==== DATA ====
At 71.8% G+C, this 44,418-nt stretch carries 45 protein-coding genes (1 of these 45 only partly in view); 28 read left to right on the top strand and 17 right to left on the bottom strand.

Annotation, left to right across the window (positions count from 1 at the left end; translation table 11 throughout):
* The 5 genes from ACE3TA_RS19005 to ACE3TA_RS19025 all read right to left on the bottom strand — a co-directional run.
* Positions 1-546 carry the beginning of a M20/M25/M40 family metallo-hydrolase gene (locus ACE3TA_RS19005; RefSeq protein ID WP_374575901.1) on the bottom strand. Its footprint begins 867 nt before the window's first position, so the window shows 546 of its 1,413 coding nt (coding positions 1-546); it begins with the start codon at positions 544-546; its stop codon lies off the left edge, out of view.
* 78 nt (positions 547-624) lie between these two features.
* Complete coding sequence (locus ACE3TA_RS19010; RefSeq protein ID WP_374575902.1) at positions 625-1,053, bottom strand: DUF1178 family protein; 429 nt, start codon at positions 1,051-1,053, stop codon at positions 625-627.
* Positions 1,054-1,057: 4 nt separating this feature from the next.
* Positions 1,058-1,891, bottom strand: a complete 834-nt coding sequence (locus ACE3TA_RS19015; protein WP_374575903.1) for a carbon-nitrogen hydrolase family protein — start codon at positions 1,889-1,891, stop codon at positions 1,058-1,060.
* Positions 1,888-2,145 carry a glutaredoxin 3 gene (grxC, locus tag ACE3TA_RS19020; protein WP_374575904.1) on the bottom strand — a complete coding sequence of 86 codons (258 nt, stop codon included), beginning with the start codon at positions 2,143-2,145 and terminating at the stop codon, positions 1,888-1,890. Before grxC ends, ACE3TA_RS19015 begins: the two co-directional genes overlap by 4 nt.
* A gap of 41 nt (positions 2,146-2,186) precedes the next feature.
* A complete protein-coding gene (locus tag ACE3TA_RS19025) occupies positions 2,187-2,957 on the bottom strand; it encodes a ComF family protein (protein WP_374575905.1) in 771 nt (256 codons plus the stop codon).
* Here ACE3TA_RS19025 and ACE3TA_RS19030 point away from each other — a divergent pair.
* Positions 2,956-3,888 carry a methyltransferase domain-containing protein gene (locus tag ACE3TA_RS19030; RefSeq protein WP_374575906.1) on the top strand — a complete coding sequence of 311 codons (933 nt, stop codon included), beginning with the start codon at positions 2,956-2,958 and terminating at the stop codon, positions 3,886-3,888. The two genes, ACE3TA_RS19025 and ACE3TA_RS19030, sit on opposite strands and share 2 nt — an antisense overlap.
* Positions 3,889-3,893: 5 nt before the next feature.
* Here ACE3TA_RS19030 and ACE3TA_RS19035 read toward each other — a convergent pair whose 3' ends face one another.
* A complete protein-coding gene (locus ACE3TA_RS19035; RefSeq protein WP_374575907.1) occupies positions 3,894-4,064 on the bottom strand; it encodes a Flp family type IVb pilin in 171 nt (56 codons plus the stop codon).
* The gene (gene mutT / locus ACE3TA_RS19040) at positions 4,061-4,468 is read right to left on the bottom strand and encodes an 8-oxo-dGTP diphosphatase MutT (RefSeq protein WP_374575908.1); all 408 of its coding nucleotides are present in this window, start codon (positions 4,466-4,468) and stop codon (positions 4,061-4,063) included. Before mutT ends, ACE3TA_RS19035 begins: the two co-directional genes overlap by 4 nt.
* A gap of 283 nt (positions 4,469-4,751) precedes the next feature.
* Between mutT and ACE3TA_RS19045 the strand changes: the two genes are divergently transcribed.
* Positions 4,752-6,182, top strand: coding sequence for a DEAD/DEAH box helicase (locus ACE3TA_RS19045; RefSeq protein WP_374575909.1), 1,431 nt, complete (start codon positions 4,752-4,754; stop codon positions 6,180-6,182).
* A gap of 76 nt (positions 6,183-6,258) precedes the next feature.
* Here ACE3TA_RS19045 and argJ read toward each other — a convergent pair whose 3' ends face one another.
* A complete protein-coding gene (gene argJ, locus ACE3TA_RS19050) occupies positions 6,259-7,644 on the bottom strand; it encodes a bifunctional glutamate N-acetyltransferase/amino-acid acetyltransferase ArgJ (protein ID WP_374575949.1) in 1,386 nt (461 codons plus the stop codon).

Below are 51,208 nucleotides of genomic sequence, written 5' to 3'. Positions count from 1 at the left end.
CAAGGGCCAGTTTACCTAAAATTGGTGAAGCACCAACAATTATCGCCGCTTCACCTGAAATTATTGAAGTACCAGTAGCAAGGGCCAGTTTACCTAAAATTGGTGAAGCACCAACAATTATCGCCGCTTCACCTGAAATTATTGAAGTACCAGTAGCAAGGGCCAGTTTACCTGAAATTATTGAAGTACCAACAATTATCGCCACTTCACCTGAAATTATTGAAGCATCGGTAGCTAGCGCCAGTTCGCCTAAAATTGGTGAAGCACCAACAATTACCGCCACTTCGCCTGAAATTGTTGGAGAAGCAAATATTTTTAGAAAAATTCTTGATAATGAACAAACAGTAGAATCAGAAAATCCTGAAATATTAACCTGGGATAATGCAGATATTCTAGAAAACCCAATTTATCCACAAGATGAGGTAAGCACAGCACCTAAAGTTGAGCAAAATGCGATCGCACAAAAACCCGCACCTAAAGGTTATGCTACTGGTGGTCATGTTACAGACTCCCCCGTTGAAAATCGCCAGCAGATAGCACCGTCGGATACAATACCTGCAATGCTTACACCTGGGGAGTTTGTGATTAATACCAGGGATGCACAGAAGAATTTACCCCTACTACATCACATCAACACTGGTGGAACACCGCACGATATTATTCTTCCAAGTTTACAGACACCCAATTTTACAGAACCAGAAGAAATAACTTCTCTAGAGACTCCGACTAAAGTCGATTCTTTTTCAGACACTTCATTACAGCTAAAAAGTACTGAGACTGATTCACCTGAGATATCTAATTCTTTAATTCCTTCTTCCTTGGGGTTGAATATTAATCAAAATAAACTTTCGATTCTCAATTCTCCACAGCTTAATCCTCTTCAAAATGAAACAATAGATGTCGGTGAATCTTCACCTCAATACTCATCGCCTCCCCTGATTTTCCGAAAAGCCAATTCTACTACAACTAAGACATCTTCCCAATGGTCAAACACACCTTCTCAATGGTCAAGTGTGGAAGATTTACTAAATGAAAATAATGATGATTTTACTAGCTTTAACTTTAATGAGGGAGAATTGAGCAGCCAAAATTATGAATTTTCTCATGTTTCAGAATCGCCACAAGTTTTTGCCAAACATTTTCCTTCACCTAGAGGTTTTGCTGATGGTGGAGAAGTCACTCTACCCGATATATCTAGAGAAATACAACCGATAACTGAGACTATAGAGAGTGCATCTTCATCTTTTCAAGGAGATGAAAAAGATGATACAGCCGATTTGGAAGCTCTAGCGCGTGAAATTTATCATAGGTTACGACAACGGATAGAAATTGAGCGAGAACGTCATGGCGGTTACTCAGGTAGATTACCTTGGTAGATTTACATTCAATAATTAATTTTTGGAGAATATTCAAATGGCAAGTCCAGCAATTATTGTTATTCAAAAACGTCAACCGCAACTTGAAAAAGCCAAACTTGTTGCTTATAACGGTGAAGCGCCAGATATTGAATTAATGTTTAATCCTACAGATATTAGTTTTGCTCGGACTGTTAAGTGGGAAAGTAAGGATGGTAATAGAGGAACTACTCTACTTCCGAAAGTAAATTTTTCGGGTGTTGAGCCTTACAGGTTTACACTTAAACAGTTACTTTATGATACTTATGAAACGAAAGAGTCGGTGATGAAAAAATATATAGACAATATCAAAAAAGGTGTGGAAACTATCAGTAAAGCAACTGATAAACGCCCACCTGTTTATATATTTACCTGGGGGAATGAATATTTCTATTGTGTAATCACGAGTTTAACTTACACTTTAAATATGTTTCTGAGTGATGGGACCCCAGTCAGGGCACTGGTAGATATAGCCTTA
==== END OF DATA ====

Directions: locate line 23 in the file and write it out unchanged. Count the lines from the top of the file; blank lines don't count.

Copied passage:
* A complete protein-coding gene (gene argJ, locus ACE3TA_RS19050) occupies positions 6,259-7,644 on the bottom strand; it encodes a bifunctional glutamate N-acetyltransferase/amino-acid acetyltransferase ArgJ (protein ID WP_374575949.1) in 1,386 nt (461 codons plus the stop codon).